• Regularly refer to the SPEF-R criteria that relates to each learning objective, so that the student’s performance in core items can be monitored accordingly. For instance, if a student is at risk of failing one or more core items of a learning objective, close monitoring and timely recording of observations will allow for early detection of weaknesses which may be improved by way of constructive feedback and development of an action plan toward improvement, before it comes to pass/fail evaluation.

What if I have concerns that a student is at risk of failing?

Whilst the halfway evaluation point on the SPEF-R provides an excellent opportunity for identifying how well a student is meeting the minimum requirements for passing, you do not need to wait until halfway to provide evaluative feedback to the student on their performance. If at this, or any other time it is identified that a student is failing or at risk of failing, please contact the clinical education staff of the universities. You may also complete the Concerns Exist Form (located in SPEF-R manual) and immediately forward to the clinical education staff at the Universities (via the fieldwork manager at your facility if appropriate).

In such cases, halfway evaluation is an important time to draw the student’s attention to existing weaknesses and to review the learning plan including ideas, actions and strategies for improving those skills, clearly specifying outcomes that need to be achieved by the final evaluation in order to pass. Once notified, the university clinical education liaison staff member can assist in developing such a plan. This may involve a three-way face-to-face or phone interview with yourself and the student, and offering any additional supports to encourage improvement of the skills and knowledge areas of importance.

My student has some personal issues that are affecting his/her work on placement. He/she has come to me for guidance, however I don’t feel that I am equipped or that it is appropriate for me to provide counselling at that level. What can I do?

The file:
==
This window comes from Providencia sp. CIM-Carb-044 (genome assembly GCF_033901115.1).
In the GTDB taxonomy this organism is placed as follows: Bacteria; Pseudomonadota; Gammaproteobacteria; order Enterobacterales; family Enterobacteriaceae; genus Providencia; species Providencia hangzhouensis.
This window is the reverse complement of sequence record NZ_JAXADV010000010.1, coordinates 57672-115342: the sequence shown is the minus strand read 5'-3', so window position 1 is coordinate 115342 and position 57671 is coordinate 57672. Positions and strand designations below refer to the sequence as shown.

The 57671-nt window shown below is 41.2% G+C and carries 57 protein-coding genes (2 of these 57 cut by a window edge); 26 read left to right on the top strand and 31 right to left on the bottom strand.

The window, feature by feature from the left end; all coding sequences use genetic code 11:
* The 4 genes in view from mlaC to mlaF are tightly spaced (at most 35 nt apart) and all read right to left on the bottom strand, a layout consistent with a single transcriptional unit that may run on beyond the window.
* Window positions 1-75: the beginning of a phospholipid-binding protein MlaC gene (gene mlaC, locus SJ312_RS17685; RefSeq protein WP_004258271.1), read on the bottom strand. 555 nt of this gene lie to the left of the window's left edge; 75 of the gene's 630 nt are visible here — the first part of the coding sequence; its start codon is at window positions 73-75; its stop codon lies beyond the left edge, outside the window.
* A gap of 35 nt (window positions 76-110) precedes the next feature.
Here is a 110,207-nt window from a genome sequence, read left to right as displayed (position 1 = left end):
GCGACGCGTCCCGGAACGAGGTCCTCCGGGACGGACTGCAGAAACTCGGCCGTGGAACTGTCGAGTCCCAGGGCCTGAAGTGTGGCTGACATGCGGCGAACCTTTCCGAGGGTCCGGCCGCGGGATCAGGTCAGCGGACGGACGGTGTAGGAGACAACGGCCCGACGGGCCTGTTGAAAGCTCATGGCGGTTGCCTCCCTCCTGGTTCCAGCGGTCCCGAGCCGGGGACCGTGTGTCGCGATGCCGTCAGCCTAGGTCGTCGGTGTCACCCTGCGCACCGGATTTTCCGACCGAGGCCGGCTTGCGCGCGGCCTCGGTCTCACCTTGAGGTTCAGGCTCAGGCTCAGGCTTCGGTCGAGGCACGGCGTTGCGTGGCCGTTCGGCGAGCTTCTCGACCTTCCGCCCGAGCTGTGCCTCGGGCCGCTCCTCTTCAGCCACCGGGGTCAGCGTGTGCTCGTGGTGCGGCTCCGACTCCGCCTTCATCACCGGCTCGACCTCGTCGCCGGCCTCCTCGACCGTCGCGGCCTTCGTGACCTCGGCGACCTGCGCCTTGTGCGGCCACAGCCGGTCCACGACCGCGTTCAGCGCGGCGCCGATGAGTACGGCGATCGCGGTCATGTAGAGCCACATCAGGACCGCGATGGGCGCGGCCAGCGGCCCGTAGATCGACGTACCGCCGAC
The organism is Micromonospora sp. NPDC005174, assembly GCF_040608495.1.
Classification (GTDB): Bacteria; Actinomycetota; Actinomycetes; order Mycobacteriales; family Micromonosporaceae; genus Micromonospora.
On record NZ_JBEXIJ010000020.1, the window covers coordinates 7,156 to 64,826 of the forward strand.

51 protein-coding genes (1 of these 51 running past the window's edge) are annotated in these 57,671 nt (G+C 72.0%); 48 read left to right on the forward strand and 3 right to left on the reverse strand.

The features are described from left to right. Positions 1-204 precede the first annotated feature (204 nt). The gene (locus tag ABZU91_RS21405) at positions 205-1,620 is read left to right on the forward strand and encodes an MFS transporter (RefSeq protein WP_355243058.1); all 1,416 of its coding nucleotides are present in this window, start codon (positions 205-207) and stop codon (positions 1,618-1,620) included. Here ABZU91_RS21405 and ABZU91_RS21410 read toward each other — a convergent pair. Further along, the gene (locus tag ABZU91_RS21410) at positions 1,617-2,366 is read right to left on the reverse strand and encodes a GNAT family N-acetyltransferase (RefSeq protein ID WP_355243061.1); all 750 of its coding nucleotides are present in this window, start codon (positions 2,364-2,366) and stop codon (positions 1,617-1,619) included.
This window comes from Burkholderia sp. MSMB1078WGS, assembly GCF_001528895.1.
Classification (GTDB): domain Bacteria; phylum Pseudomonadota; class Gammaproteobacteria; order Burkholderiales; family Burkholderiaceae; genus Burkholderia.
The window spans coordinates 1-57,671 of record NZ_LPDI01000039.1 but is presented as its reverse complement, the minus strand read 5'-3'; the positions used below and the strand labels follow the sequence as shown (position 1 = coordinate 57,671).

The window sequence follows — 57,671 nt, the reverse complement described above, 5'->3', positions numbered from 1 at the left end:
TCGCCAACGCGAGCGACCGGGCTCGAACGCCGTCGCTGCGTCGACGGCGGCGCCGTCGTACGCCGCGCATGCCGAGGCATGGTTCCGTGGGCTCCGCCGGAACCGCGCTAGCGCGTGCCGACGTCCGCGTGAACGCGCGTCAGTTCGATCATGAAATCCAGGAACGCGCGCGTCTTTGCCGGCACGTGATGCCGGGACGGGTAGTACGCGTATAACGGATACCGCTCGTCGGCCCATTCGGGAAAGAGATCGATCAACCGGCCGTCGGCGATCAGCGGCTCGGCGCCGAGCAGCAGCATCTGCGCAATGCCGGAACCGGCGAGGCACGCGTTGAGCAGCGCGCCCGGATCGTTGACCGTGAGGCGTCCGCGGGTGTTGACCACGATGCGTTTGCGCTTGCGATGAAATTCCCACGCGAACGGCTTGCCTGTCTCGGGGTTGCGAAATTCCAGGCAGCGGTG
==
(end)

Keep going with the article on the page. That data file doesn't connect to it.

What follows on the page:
It is not expected that you provide personal counselling for your students. You can talk to your fieldwork manager or to the clinical education liaison staff at the universities, who may be able to assist the student with strategies for example for managing workload and time-management. If required, the student is also able to access free professional counselling from the student services at their relevant university.

What if my student doesn’t agree with my evaluation of their performance?

A student may disagree with your evaluation and they have the right to disagree. It is important that you are open to discussing your assessment outcome with the student and this is why using examples to explain your rationale is so important.

  • Avoid reactive or defensive responses
  • Don’t negotiate the outcome – agree to disagree.

(Interprofessional workshop for Professional Practice Educators, 2006)

What if the student fails the final assessment?

If the student does not meet the minimum requirements for passing a learning objective, despite having accessed support and having developed a learning/action plan for addressing the problem areas, then the student fails the placement. The relevant university clinical education staff should be contacted immediately and they will manage the academic processes required for this student.

Any grievances that a student may express with the final evaluation should be referred to the university clinical education staff for mediation.